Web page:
Los Angeles County is tightening its COVID-19 restrictions and urging residents to stay at home "as much as possible" as cases continue to rise in the region.
On Friday, health officials issued a temporary stay-at-home order which will take effect on Monday and be in place for at least three weeks through Dec. 20.
The order will allow essential and emergency workers to leave their homes and prohibits all public and private gatherings except for church services and protests, according to the press release.
Health officials said COVID-19 cases remain at "alarming levels" and as of Friday, the county has confirmed 24 deaths and 4,544 COVID-19 cases, with a five-day average of 4,751 new cases.
"Residents are advised to stay home as much as possible and always wear a face covering over their nose and mouth when they are outside their household and around others," the release stated.
Under the new legislation, businesses will have new occupancy limits, allowing all essential retail to operate at 35 percent, non-essential retail at 20 percent and businesses operating outdoors like fitness centers, museums, zoos, aquariums, gardens, mini-golf, batting cages and go-kart racing at 50 percent.
Restaurants will remain open for pick-up, delivery and take-out only — a restriction that has not been in place in Los Angeles since May.
Beaches, trails, and parks will remain open but gatherings with other households at these sites are prohibited. Playgrounds and cardrooms will close.
Schools and day camps are allowed to stay open so long as they adhere to re-opening protocols.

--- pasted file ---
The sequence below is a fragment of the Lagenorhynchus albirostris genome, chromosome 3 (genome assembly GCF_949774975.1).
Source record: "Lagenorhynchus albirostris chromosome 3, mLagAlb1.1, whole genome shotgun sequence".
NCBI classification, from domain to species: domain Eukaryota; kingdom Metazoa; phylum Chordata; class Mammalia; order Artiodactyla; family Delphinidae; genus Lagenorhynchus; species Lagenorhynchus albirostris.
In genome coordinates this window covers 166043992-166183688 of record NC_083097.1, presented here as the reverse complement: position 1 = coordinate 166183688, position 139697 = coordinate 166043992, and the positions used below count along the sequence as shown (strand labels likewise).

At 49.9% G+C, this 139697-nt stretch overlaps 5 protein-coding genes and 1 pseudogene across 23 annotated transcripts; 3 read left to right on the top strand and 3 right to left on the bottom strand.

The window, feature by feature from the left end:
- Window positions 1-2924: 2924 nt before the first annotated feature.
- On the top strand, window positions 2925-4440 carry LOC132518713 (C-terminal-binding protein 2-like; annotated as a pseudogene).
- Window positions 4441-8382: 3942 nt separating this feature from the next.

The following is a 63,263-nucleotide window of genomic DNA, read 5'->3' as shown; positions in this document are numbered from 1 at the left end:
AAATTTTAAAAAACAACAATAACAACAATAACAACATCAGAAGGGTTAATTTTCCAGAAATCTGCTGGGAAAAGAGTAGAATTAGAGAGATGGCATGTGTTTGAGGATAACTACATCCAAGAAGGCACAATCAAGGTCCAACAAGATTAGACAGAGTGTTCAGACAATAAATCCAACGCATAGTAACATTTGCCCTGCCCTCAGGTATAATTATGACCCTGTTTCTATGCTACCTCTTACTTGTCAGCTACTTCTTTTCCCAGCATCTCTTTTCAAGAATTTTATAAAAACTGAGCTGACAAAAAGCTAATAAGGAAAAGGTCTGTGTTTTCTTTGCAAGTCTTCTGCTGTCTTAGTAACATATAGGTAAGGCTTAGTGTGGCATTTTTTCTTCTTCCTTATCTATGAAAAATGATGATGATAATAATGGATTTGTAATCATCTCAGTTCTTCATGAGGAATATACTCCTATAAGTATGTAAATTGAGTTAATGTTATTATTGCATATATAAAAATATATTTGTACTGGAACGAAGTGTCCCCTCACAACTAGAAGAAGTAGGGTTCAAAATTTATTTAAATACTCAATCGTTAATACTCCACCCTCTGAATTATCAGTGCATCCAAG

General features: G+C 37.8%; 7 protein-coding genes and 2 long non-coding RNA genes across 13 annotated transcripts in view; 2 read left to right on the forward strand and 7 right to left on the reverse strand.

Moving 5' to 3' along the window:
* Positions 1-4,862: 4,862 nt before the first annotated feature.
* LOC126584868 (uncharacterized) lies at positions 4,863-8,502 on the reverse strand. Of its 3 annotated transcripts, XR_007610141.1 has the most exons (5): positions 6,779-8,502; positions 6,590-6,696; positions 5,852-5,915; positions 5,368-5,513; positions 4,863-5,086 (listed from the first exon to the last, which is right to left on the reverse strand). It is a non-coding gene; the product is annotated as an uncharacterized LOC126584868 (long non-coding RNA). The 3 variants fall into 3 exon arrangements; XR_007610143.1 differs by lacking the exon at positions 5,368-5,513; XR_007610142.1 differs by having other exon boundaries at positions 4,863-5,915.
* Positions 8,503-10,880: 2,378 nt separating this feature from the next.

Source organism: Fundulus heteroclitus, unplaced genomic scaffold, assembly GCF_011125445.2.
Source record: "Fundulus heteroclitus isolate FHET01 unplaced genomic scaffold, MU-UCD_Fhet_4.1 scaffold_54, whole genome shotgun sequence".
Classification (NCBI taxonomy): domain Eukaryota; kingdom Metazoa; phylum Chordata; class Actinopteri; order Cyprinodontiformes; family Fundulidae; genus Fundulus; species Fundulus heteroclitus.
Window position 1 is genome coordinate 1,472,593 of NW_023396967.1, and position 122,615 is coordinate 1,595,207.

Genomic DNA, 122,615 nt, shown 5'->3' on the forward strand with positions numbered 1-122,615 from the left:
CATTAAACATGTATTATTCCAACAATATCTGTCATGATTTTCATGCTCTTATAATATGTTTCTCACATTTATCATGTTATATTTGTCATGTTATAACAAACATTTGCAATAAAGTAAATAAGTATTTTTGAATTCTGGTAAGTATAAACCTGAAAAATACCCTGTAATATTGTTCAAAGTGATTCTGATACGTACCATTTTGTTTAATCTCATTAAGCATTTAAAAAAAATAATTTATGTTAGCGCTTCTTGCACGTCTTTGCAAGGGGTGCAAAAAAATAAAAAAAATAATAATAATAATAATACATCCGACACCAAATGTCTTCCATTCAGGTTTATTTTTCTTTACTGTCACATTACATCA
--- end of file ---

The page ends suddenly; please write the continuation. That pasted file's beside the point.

On Friday, L.A. Mayor Eric Garcetti urged residents to stay home, writing "we have to act now to slow the spread."
"Two months ago, it was projected that one in every 880 L.A. County residents were infected with COVID-19. Now, it’s estimated it's one in every 145," he added.
L.A. County Supervisor Sheila Kuehl told CBS Los Angeles that officials hope the new order will help keep hospitals from getting overrun.
"Look at your healthcare workers. They’re exhausted, many of them have tested positive, which means they have to stay home," Kuehl said. "We’re running out of ICU beds, the hospitals — they’re not full, but if you want elective surgery, you won’t get it."
The new restrictions come two days after county officials suspended outdoor dining for at least three weeks.
“The persistent high number of cases requires additional safety measures that limit mixing in settings where people are not wearing masks,” Barbara Ferrer, the L.A. County Public Health Director, said in a statement.
As of Saturday, more than 13.1 million people have contracted the coronavirus and at least 264,862 people have died, according to data from The New York Times.
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